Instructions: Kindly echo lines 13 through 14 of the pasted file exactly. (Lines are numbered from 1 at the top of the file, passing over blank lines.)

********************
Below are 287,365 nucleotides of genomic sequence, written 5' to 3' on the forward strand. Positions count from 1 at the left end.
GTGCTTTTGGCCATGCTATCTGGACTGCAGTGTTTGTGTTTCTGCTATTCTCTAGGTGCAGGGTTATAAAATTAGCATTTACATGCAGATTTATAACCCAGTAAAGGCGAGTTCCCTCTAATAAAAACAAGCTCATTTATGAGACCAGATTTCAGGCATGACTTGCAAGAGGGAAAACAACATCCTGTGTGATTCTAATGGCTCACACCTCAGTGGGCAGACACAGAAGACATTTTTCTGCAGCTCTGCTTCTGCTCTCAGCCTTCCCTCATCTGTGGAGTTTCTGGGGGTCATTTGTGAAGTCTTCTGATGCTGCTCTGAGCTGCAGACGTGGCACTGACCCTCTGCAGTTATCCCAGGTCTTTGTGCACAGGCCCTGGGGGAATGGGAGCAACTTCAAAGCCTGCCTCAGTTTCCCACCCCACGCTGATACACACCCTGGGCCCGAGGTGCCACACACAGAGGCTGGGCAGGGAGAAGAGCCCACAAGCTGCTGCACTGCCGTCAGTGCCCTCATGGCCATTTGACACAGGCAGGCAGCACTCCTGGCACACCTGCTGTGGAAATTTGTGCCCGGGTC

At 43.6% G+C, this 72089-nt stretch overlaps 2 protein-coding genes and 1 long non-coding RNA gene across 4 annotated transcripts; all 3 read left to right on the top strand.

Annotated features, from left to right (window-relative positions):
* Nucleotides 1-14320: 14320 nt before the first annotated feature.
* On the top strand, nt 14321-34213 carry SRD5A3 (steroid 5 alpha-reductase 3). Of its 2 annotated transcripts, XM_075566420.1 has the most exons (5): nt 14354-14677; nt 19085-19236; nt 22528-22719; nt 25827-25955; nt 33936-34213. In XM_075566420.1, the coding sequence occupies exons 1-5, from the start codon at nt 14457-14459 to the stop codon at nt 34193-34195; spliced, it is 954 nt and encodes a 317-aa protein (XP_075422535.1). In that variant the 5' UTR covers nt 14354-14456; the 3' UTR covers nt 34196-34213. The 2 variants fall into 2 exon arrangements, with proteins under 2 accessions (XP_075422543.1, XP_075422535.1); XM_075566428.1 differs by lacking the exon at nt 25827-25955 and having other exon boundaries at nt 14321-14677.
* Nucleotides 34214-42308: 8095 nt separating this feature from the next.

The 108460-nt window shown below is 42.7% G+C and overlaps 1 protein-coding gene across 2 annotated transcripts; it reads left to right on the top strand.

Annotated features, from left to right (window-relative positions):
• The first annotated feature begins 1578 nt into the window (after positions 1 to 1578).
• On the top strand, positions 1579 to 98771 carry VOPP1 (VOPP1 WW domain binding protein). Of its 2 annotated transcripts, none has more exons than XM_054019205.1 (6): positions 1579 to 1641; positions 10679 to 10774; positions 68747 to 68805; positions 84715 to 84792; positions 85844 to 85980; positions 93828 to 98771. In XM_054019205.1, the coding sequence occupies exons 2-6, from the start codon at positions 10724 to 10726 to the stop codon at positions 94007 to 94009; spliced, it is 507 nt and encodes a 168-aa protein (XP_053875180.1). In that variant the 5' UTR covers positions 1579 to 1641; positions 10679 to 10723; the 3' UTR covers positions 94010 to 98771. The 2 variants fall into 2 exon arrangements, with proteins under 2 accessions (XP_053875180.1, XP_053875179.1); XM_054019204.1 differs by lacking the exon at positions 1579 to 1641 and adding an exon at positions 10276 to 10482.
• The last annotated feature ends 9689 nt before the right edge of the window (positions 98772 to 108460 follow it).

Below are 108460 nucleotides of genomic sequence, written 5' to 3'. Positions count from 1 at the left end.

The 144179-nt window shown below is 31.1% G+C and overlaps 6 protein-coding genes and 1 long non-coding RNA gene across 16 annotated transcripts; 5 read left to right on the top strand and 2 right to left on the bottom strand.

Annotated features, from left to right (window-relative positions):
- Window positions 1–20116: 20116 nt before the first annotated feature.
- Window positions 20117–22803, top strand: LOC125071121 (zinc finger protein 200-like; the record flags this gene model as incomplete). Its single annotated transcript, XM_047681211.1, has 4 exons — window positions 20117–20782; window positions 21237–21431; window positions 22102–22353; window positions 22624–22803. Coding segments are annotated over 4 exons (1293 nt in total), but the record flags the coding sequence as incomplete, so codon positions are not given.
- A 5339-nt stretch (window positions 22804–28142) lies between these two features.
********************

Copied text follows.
Below are 108460 nucleotides of genomic sequence, written 5' to 3'. Positions count from 1 at the left end.

The 144179-nt window shown below is 31.1% G+C and overlaps 6 protein-coding genes and 1 long non-coding RNA gene across 16 annotated transcripts; 5 read left to right on the top strand and 2 right to left on the bottom strand.